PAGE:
Abolitionist editor Elijah Parish Lovejoy was murdered by a pro slavery mob in Alton, IL on November 7, 1837. Memorials in Alton relate the story of one courageous opponent in the face of a global movement that had to end. The power of a few abolitionists is worthy of respectful remembrance in our Anthropocene age (when humans are the dominant force) as we are enslaving the planet and causing massive extinction among non-human creatures.
Can Elijah Lovejoy inspire others to transform a rapacious economic system that is leading our canoe dangerously close to the edge of an environmental waterfall? Once our boat gets too close to the edge, there is no turning back.
Historians point out how European nations – Belgium, England, France, Denmark Holland, Germany , Portugal, Spain, during the “Age of Expansion” set forth to colonize our Mother continent Africa, Asia, Central and Latin America. Slavery was a shameful, lucrative enterprise intertwined with colonization of non-European countries.
Governments in the 21st century attempt to eliminate “Trafficking” of exploited, impoverished people, a degradation that continues in our century. Children and young adults are bought and sold for financial gain. No legitimate government among nearly 200 nations would openly grant support to such deplorable practices.
While searching for existence of colonies in this century, references to “collapsing bee colonies” appeared. Gibraltar and the Falkland Islands remain under “British influence”. The Argentine name for Falklands is Malvinas, the islands that were captured in a 1914 battle with the German navy. Ironically, Argentine residents of the Falklands in this century prefer to remain under British control.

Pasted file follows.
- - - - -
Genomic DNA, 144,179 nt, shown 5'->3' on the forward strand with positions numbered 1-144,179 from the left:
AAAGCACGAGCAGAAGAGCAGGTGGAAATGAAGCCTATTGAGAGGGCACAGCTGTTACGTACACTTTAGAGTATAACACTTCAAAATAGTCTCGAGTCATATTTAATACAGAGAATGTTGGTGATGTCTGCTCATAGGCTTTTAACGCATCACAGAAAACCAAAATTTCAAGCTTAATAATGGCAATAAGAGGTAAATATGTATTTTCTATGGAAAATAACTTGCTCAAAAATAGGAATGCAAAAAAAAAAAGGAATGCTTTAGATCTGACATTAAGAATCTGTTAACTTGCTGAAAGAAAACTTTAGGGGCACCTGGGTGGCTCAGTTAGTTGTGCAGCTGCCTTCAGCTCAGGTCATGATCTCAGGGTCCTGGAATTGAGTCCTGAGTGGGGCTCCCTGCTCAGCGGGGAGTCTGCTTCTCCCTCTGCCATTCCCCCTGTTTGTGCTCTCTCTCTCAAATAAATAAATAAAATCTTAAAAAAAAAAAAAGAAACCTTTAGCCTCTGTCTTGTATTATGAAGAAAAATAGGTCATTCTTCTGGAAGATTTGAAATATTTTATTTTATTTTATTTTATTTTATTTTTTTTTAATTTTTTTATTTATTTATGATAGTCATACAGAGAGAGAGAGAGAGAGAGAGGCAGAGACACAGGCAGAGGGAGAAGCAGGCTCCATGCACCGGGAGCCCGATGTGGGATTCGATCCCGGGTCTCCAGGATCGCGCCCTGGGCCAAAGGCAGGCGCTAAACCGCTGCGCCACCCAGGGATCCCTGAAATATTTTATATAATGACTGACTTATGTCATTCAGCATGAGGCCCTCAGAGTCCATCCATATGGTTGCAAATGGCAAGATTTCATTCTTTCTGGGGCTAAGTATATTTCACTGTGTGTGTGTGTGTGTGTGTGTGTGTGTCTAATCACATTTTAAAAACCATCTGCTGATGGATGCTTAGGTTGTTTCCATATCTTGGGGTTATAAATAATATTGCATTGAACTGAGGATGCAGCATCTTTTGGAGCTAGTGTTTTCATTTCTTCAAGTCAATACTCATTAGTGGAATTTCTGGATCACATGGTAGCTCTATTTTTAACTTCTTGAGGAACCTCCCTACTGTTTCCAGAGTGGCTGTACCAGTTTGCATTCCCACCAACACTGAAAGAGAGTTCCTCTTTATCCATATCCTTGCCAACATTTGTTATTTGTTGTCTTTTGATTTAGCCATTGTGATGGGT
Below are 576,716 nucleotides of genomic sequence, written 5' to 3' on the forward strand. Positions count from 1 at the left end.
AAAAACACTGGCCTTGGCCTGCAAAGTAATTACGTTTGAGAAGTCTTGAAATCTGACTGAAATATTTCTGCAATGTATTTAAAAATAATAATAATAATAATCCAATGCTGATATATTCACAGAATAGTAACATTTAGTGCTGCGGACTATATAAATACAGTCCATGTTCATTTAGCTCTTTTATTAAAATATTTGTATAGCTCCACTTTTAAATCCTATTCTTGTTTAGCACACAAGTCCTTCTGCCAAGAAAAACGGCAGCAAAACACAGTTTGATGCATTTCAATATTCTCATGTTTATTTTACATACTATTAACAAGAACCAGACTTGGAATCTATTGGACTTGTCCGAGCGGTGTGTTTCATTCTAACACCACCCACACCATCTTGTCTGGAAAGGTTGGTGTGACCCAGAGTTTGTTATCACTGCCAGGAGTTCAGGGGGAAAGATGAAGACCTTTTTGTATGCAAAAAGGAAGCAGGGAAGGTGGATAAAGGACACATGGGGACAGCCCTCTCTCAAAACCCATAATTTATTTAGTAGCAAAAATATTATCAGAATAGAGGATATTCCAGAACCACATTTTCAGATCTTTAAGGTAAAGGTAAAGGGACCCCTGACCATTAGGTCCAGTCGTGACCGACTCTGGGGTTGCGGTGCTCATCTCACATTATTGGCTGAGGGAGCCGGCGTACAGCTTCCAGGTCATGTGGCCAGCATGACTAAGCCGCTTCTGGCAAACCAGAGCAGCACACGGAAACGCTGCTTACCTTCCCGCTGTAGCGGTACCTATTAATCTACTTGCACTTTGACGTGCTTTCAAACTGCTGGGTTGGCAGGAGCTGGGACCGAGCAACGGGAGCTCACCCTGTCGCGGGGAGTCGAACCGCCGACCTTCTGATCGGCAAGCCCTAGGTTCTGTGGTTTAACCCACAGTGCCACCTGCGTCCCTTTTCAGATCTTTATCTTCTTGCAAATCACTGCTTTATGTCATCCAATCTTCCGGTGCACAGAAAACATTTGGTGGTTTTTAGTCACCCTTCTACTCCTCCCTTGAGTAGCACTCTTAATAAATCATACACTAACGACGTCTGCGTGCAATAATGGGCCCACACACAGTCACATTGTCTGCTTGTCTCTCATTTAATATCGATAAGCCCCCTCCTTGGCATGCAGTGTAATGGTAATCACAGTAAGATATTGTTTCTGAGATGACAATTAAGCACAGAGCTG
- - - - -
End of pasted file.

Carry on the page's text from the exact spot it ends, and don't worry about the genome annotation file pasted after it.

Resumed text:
No European colonies remain in Asia. Abolitionists brought down apartheid in South Africa. Hong Kong and Macau were returned to China in 1997.It was my privilege to live in Hong Kong (1970-1982) during the twilight of British colonialism. After my decision to leave the colony, Chan Siu Sing, a HK university student at a farewell gathering asked my reason for doing so. “I am tired of living in a colony,” was my curt reply. The perceptive student quickly responded in Cantonese Chinese, “The entire world is a colony.” Mr. Chan’s worldview remains seared within my consciousness decades later.
We are indeed subjects of a global profit system that ignores laws of nature. The entire planet is enveloped by an omnipotent Carbon Combustion Complex (CCC) that exceeds historical power and control exhibited by colonialism and slavery of former centuries.
The dominant economic power today is exercised by energy corporations and their symbiotic twin, automobile companies. The Military Industrial Complex protects an unjust system.
Among the present dozens of environmental organizations and hundreds of grass roots resistance groups, are there more courageous examples like Elijah Lovejoy who will pursue liberation from global domination by insatiable corporations?